The MDPs can also be deployed as a testbed for new sensor technologies or advanced instrument systems. New instruments can be easily added to the mobile tower unit or aquatic sensor station. Data from the existing instrument systems can be used to calibrate or validate these new technologies.
MDPs can be used for a variety of testing and validation projects, including:
- Ground-truthing of satellite, airplane, or drone data
- Validating new instrument systems against NEON's standardized instruments
5. Capture Spatial Gaps or Site Heterogeneity
The NEON program has 81 field sites located in 20 ecoclimatic Domains across the U.S., from the Alaskan Tundra to the Atlantic Neotropical region. That's a lot of sites representing many different climate zones, landscapes, and habitats. However, there are many unique habitats and areas of interest that the NEON spatial design simply cannot cover, including coastal environments and urban or suburban landscapes.
The MDPs provide an opportunity for researchers to capture NEON data anywhere. You could:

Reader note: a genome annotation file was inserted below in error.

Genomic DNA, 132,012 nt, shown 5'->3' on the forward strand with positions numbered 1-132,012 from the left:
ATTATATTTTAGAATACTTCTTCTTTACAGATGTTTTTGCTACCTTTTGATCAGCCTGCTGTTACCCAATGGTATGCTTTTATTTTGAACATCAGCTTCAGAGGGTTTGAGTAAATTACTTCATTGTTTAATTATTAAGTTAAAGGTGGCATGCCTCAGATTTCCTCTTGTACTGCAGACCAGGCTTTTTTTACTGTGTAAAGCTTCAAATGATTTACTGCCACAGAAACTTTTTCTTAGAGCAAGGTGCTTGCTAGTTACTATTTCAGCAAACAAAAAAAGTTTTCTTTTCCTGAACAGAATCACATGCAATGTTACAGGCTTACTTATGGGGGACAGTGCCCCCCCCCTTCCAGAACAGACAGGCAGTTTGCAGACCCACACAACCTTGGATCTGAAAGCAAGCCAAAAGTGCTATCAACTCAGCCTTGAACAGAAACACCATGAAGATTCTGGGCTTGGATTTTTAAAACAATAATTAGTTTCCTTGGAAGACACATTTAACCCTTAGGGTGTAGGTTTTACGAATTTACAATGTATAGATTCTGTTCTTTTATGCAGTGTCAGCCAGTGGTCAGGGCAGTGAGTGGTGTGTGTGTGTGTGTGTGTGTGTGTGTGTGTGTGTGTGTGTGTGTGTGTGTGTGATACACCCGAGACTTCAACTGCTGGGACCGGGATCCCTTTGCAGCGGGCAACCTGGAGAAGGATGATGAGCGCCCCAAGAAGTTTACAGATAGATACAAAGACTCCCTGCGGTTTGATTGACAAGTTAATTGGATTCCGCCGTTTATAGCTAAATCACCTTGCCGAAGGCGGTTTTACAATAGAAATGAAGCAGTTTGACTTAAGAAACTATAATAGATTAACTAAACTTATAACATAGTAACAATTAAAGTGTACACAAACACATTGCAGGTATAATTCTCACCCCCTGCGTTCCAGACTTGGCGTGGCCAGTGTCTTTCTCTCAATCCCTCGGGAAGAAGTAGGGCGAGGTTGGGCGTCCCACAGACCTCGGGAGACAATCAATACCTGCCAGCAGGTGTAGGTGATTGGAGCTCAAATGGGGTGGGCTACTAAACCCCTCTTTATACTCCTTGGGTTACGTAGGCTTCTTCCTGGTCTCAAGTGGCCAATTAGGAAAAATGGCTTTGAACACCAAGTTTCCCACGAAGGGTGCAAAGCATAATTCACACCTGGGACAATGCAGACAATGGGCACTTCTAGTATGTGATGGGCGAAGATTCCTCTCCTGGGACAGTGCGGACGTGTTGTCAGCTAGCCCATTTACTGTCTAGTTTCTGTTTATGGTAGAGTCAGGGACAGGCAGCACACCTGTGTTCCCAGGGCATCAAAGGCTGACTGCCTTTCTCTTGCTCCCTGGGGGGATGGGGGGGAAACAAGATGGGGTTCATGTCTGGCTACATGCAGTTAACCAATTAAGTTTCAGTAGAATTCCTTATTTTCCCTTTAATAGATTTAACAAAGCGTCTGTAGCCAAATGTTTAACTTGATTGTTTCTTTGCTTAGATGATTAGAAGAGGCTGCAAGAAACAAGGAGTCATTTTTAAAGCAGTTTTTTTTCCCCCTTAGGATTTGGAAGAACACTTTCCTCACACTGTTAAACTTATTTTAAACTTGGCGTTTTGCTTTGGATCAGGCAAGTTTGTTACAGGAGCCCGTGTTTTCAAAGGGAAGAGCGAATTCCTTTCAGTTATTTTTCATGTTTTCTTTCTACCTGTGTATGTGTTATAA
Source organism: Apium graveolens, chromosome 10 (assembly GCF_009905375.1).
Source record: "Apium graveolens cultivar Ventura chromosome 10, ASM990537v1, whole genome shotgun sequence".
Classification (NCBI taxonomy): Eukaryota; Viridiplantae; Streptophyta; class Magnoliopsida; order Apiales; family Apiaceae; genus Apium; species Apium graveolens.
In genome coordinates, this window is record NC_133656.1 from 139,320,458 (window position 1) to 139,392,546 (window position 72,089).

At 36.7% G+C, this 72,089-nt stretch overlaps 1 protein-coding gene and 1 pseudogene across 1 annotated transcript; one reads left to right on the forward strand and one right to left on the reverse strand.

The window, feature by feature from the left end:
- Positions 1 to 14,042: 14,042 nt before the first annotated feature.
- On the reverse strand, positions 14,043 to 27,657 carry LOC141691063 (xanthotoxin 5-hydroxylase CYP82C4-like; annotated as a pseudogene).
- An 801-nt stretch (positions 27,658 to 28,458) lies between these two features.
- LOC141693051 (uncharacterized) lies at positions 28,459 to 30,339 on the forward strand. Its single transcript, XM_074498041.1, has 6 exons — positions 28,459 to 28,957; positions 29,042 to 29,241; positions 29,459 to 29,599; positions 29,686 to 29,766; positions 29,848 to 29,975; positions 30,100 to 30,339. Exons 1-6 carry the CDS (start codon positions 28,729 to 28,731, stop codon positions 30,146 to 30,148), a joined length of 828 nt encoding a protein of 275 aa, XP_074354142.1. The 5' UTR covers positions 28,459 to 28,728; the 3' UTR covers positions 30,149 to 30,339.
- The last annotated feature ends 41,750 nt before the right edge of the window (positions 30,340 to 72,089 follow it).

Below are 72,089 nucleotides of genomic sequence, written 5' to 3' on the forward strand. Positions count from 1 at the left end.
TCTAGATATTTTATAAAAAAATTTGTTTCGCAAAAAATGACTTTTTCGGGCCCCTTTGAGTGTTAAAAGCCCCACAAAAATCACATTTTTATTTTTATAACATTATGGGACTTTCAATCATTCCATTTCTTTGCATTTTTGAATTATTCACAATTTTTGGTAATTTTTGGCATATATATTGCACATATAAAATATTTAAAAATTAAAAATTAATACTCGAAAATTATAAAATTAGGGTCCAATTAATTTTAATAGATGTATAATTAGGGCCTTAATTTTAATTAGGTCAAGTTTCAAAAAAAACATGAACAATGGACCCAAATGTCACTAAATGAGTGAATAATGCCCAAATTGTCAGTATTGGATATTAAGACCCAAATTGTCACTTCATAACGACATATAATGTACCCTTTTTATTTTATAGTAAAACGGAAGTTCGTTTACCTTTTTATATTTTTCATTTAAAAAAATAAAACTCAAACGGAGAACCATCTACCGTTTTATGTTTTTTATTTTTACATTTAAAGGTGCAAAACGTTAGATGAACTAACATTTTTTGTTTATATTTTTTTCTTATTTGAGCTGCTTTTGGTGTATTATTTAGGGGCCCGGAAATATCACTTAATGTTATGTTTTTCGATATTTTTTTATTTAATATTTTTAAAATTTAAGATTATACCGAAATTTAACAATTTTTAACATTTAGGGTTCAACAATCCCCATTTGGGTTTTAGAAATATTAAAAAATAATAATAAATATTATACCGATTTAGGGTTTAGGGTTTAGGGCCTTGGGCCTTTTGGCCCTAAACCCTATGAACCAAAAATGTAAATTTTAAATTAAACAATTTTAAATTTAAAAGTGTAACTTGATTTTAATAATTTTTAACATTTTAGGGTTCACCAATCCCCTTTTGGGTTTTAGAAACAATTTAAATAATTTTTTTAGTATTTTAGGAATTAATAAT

- Collect data for a unique microhabitat or ecosystem that is not represented within NEON's spatial design
- Use multiple MDPs to collect data across physical or environmental gradients
Interested in Deploying an MDP? Here's How
MDPs are available to PIs and research organizations through the NEON program on a cost-recoverable basis, meaning the requestor must cover only the actual costs of deployment and management of the platform. The funds enable the NEON program to deliver, setup, manage, and remove the MDP at the end of the project period.
Research grants are available through the National Science Foundation (NSF) and other sources to cover the cost of deployment, such as the NSF RAPID and EAGER grant programs and Macrosystems Biology and NEON-Enabled Science (MSB-NES) grant. Funding can be sought through opportunities from agencies including NASA (e.g., ROSES, Terrestrial Ecology Program) and USDA.
To get started, follow the guidelines for the NEON Assignable Asset Program and complete an MDP Request Form:
Questions and MDP requests can be submitted to AssignableAssetRequests@BattelleEcology.org. We are also happy to set up a web meeting or call to discuss your project. Contact us and let's talk!
We can't wait to see how the MDPs will be used by the research community in the years ahead.